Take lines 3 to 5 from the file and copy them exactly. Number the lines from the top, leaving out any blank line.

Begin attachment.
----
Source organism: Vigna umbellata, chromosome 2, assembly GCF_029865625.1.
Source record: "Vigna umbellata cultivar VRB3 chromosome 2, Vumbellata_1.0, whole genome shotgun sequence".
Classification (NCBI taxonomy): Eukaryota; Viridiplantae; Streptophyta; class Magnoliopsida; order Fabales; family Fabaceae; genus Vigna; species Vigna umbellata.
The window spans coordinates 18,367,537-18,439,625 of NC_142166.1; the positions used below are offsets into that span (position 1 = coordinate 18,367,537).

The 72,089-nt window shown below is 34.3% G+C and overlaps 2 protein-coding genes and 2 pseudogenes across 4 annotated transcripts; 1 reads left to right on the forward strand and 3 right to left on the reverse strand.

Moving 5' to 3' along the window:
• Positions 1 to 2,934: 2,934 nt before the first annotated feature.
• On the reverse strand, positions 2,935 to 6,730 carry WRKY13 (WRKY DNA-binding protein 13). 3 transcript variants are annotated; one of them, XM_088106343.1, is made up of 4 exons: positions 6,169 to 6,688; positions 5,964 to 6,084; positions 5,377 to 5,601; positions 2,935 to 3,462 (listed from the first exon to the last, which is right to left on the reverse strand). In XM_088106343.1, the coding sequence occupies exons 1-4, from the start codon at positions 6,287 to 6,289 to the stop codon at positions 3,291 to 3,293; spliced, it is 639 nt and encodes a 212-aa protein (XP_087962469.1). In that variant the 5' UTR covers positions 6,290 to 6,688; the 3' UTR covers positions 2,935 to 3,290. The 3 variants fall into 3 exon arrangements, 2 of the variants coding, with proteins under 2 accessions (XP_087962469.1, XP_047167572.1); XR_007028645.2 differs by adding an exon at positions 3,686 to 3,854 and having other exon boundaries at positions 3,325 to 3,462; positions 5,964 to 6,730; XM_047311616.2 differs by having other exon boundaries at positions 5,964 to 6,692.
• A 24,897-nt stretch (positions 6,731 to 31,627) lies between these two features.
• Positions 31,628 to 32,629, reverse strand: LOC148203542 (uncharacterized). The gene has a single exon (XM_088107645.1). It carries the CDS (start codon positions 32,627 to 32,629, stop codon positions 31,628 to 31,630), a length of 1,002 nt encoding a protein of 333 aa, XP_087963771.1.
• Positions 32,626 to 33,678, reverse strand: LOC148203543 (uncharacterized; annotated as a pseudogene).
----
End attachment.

Classification (NCBI taxonomy): Eukaryota; Viridiplantae; Streptophyta; class Magnoliopsida; order Fabales; family Fabaceae; genus Vigna; species Vigna umbellata.
The window spans coordinates 18,367,537-18,439,625 of NC_142166.1; the positions used below are offsets into that span (position 1 = coordinate 18,367,537).

The 72,089-nt window shown below is 34.3% G+C and overlaps 2 protein-coding genes and 2 pseudogenes across 4 annotated transcripts; 1 reads left to right on the forward strand and 3 right to left on the reverse strand.